Tuesday, April 10, 2007

Study Shows Smokers Take More Than A Week Extra Annual Sick Time Than Non-Smokers

Article in the New York Times -- Patterns: Smokers Take More Sick Time Than Nonsmokers, Study Says , by Nicholas Bakalar.  Here's an excerpt:

A study of Swedish workers has found that smokers take more than a week more annual sick leave than nonsmokers, even after adjusting for smokers’ general health and their tendency to take more stressful or physically taxing jobs.

Using data on 14,272 workers ages 16 to 65, researchers studied sick leave reports from a nationwide survey conducted from 1988 to 1991. According to background information in the article, smokers are known to choose more dangerous jobs than nonsmokers and are more likely to be involved in risky activities. Those tendencies, the article said, rather than smoking, might contribute to the greater number of sick days among smokers. But even after statistically controlling for these factors, the large difference between smokers and nonsmokers was evident.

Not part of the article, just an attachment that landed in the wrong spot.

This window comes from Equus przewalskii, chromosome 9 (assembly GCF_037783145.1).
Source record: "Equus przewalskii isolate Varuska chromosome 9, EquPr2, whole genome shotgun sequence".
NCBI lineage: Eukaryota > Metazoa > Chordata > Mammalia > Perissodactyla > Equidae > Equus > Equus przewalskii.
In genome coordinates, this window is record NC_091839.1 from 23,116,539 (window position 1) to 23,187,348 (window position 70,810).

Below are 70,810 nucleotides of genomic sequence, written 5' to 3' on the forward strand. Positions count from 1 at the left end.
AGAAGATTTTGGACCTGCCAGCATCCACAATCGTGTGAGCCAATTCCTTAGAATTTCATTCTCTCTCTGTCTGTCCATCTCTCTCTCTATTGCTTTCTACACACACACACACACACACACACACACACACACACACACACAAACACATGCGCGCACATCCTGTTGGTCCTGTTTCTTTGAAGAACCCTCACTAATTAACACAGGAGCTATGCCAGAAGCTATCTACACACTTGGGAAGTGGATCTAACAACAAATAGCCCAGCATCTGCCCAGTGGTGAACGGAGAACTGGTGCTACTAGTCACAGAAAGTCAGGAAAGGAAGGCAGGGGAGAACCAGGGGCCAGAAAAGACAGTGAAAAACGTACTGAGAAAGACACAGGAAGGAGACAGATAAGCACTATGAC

BGS

http://lawprofessors.typepad.com/mass_tort_litigation/2007/04/study_shows_smo.html

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